These phrases might be easily understandable for others, but I find them difficult to grasp, perhaps because English is not my mother tongue. I have been searching for answers for quite some time, but got even more confused every time I tried to learn the meaning of them, and when and where they are used.

What do these two phrases mean?

1 Answer 1


I can see why you'd be confused by so much for. I found two dictionaries that defined the term, but their definitions are a little tricky to understand.

TFD says:

so much for something
that is the last of something; there is no need to consider something anymore:
It just started raining. So much for our picnic this afternoon.

CDO says:

so much for something
used to express disappointment at the fact that a situation is not as you thought it was:
The car's broken down again. So much for our trip to the seaside.

Both meanings together sum up how the phrase is used pretty well. If I say, "So much for X!" then that means that I'm not going to think about X anymore; it seemed like a good idea for awhile, but now it's not going to happen.

Let's say a basketball team was losing a game by 25 points at halftime, but managed to tie the game with just one minute left. In the end, though, the other team won. Someone might say,

Well, so much for that!

In that case, the word that would refer to the team's comeback. They almost pulled off a win, but in the end they fell short.

As for for the love of, TFD defines that as:

for the love of Pete (or Mike, or God)
An exclamation of surprise, exasperation, or some similar feeling

Going back to the basketball game, let's say the team that was trailing at halftime did come back and win the game. The other team's coach might say,

For the love of God, I can't believe we lost that game!

That phrase doesn't really add any meaning to the sentence, it just adds feeling and emotion to the sentence. I don't think you'll find it used much except in direct quotes.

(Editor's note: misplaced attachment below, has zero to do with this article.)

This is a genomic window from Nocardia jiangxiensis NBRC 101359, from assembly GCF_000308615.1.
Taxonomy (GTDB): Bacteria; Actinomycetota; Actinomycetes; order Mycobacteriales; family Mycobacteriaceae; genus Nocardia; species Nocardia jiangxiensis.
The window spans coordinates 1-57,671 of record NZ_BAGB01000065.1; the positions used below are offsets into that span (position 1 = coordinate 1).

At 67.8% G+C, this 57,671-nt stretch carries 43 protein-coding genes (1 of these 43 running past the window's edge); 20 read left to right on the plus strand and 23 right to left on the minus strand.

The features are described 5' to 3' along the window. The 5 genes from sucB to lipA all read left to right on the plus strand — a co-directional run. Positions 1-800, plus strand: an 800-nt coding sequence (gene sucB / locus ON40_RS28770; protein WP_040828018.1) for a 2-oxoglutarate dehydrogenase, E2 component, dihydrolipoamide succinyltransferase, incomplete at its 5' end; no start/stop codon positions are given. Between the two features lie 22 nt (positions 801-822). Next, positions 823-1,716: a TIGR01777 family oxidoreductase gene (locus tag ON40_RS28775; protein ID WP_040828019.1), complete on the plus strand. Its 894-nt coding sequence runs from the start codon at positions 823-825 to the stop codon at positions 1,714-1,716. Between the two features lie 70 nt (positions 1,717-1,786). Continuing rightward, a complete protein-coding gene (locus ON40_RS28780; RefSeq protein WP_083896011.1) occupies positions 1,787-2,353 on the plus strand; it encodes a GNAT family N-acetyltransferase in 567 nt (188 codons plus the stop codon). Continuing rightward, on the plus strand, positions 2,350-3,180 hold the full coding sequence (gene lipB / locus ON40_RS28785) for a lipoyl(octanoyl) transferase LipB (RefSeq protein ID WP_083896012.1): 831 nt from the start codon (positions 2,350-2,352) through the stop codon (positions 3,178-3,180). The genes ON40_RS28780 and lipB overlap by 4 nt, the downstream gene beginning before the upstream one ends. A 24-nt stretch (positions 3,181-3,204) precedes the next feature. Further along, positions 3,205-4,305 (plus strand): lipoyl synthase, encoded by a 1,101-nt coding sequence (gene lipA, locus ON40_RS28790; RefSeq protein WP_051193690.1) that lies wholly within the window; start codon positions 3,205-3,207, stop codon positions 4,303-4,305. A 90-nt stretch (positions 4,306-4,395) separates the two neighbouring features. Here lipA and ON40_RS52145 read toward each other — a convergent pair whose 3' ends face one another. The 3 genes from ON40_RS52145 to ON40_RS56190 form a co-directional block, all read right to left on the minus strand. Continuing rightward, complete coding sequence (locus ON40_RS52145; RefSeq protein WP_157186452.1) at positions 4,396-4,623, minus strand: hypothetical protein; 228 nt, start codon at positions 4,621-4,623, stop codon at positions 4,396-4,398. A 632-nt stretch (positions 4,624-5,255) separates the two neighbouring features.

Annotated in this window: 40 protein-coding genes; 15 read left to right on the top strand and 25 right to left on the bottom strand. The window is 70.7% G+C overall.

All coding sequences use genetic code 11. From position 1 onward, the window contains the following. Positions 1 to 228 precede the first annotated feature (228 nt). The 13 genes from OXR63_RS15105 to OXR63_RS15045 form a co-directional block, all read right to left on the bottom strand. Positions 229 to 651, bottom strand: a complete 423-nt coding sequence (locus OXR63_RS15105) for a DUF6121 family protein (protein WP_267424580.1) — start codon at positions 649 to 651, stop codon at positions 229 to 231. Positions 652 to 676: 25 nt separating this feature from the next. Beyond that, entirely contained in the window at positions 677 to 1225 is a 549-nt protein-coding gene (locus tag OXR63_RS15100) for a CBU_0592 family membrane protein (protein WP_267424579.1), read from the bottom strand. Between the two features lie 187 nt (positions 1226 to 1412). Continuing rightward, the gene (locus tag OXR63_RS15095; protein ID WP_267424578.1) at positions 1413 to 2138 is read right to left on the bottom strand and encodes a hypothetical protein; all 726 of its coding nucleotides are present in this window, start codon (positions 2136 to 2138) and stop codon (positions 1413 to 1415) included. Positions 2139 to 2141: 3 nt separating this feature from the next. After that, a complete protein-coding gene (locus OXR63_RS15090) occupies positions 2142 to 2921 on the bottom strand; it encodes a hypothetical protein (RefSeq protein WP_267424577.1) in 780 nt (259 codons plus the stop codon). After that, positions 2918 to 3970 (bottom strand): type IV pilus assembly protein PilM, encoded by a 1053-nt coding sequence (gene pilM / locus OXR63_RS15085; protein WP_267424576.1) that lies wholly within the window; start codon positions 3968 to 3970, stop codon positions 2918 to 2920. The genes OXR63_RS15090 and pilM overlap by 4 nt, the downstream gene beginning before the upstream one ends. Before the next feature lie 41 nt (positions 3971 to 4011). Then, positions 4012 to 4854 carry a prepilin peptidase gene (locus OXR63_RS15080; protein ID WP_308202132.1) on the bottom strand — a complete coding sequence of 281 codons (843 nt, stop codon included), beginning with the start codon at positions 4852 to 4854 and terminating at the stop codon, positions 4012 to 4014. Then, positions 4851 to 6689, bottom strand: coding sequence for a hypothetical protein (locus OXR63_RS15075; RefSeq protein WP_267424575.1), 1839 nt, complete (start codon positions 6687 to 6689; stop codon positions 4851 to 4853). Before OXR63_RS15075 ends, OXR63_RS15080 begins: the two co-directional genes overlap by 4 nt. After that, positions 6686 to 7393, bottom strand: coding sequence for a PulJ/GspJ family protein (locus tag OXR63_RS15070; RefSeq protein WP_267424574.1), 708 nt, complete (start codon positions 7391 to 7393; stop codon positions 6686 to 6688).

• Thankyou for explaining their meaning. :) i want to ask one more thing here regarding the phrase "for the love of" this also means 'for the sake of', right? But what does it mean if we say for the love of chocolates or cates or any other thing for that matter?
    – Ardis Ell
    Apr 15, 2015 at 10:49
  • @ArdisEll - I need more context to say. Have you seen it somewhere in particular you can quote or point me to?
    – J.R.
    Apr 15, 2015 at 13:06
  • 1
    No, I would not say "for the love of" means the same as "for the sake of". First of all, it should be noted that neither of these is "common" usage; both are somewhat rare (but recognizable) colloquialisms. "For the love of" is just as J.R. said--lighthearted exasperation. "For the sake of" is primarily used as an introductory lead-in. "For the sake of argument, let's say..." Or "For the sake of brevity, assume..." It is in no way used out of frustration.
    – Kurt Tappe
    Apr 16, 2015 at 1:30
  • If I buy all the albums of my favorite singer and I say , for the love of him, would that be correct? And what does it mean here? Because I have seen around the people doing so.
    – Ardis Ell
    Apr 19, 2015 at 11:51
  • @Ardis - I love Paul Simon! I have all his albums. I buy all of Steven King's books, because I love the way he writes. That kind of construct is just fine. But, I would not use "for the love of" when explaining why I'm buying someone's albums or books.
    – J.R.
    Apr 19, 2015 at 19:30

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